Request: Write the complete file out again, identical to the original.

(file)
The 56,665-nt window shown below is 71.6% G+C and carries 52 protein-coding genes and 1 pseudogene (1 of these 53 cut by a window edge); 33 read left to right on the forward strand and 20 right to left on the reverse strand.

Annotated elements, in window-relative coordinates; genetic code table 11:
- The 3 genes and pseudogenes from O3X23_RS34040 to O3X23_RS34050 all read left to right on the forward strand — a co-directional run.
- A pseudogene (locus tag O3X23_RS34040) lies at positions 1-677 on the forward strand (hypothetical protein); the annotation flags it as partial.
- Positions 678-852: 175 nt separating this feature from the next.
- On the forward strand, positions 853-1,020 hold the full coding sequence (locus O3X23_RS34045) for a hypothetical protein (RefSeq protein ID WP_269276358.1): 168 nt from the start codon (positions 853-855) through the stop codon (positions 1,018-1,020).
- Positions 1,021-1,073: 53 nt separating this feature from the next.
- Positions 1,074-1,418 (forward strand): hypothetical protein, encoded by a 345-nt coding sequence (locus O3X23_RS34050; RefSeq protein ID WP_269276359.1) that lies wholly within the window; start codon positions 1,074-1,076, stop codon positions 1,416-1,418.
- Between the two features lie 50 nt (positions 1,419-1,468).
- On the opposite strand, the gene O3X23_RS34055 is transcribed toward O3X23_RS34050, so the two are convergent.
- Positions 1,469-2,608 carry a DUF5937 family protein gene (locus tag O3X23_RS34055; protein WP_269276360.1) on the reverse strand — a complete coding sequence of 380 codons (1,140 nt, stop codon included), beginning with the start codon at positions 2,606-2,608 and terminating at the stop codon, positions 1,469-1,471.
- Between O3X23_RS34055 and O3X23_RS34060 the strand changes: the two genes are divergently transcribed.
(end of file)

The 56,665-nt window shown below is 71.6% G+C and carries 52 protein-coding genes and 1 pseudogene (1 of these 53 cut by a window edge); 33 read left to right on the forward strand and 20 right to left on the reverse strand.

Annotated elements, in window-relative coordinates; genetic code table 11:
- The 3 genes and pseudogenes from O3X23_RS34040 to O3X23_RS34050 all read left to right on the forward strand — a co-directional run.
- A pseudogene (locus tag O3X23_RS34040) lies at positions 1-677 on the forward strand (hypothetical protein); the annotation flags it as partial.
- Positions 678-852: 175 nt separating this feature from the next.
- On the forward strand, positions 853-1,020 hold the full coding sequence (locus O3X23_RS34045) for a hypothetical protein (RefSeq protein ID WP_269276358.1): 168 nt from the start codon (positions 853-855) through the stop codon (positions 1,018-1,020).
- Positions 1,021-1,073: 53 nt separating this feature from the next.
- Positions 1,074-1,418 (forward strand): hypothetical protein, encoded by a 345-nt coding sequence (locus O3X23_RS34050; RefSeq protein ID WP_269276359.1) that lies wholly within the window; start codon positions 1,074-1,076, stop codon positions 1,416-1,418.
- Between the two features lie 50 nt (positions 1,419-1,468).
- On the opposite strand, the gene O3X23_RS34055 is transcribed toward O3X23_RS34050, so the two are convergent.
- Positions 1,469-2,608 carry a DUF5937 family protein gene (locus tag O3X23_RS34055; protein WP_269276360.1) on the reverse strand — a complete coding sequence of 380 codons (1,140 nt, stop codon included), beginning with the start codon at positions 2,606-2,608 and terminating at the stop codon, positions 1,469-1,471.
- Between O3X23_RS34055 and O3X23_RS34060 the strand changes: the two genes are divergently transcribed.